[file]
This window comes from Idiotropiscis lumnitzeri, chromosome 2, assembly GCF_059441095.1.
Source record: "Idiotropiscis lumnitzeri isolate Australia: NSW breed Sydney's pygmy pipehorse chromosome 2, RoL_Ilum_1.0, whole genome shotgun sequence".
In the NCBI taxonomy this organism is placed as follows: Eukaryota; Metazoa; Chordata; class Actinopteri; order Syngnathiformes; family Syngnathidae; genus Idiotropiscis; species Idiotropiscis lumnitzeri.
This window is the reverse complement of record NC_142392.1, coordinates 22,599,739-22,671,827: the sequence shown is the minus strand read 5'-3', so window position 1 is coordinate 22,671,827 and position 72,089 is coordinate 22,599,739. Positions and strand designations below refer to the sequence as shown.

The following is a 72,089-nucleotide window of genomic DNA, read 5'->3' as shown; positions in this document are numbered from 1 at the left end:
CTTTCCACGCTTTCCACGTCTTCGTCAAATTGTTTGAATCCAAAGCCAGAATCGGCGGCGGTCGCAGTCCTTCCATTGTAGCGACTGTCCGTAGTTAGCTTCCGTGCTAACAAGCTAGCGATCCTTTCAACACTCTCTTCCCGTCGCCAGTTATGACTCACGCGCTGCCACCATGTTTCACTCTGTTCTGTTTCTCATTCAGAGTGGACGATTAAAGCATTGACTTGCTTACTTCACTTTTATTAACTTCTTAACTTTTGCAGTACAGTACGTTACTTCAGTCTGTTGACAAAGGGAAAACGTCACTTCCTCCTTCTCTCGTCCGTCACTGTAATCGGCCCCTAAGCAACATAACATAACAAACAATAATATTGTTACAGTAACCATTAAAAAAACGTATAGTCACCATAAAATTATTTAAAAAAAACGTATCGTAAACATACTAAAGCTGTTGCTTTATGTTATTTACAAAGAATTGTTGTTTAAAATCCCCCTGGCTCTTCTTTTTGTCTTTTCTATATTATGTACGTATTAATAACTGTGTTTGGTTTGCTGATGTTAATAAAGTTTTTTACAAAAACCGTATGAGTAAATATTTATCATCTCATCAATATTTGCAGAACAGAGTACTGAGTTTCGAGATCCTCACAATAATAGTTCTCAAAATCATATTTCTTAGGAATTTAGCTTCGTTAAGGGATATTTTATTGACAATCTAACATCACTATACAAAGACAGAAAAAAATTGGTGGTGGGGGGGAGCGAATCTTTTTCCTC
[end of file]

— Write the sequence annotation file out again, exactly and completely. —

This window comes from Idiotropiscis lumnitzeri, chromosome 2, assembly GCF_059441095.1.
Source record: "Idiotropiscis lumnitzeri isolate Australia: NSW breed Sydney's pygmy pipehorse chromosome 2, RoL_Ilum_1.0, whole genome shotgun sequence".
In the NCBI taxonomy this organism is placed as follows: Eukaryota; Metazoa; Chordata; class Actinopteri; order Syngnathiformes; family Syngnathidae; genus Idiotropiscis; species Idiotropiscis lumnitzeri.
This window is the reverse complement of record NC_142392.1, coordinates 22,599,739-22,671,827: the sequence shown is the minus strand read 5'-3', so window position 1 is coordinate 22,671,827 and position 72,089 is coordinate 22,599,739. Positions and strand designations below refer to the sequence as shown.

The following is a 72,089-nucleotide window of genomic DNA, read 5'->3' as shown; positions in this document are numbered from 1 at the left end:
CTTTCCACGCTTTCCACGTCTTCGTCAAATTGTTTGAATCCAAAGCCAGAATCGGCGGCGGTCGCAGTCCTTCCATTGTAGCGACTGTCCGTAGTTAGCTTCCGTGCTAACAAGCTAGCGATCCTTTCAACACTCTCTTCCCGTCGCCAGTTATGACTCACGCGCTGCCACCATGTTTCACTCTGTTCTGTTTCTCATTCAGAGTGGACGATTAAAGCATTGACTTGCTTACTTCACTTTTATTAACTTCTTAACTTTTGCAGTACAGTACGTTACTTCAGTCTGTTGACAAAGGGAAAACGTCACTTCCTCCTTCTCTCGTCCGTCACTGTAATCGGCCCCTAAGCAACATAACATAACAAACAATAATATTGTTACAGTAACCATTAAAAAAACGTATAGTCACCATAAAATTATTTAAAAAAAACGTATCGTAAACATACTAAAGCTGTTGCTTTATGTTATTTACAAAGAATTGTTGTTTAAAATCCCCCTGGCTCTTCTTTTTGTCTTTTCTATATTATGTACGTATTAATAACTGTGTTTGGTTTGCTGATGTTAATAAAGTTTTTTACAAAAACCGTATGAGTAAATATTTATCATCTCATCAATATTTGCAGAACAGAGTACTGAGTTTCGAGATCCTCACAATAATAGTTCTCAAAATCATATTTCTTAGGAATTTAGCTTCGTTAAGGGATATTTTATTGACAATCTAACATCACTATACAAAGACAGAAAAAAATTGGTGGTGGGGGGGAGCGAATCTTTTTCCTC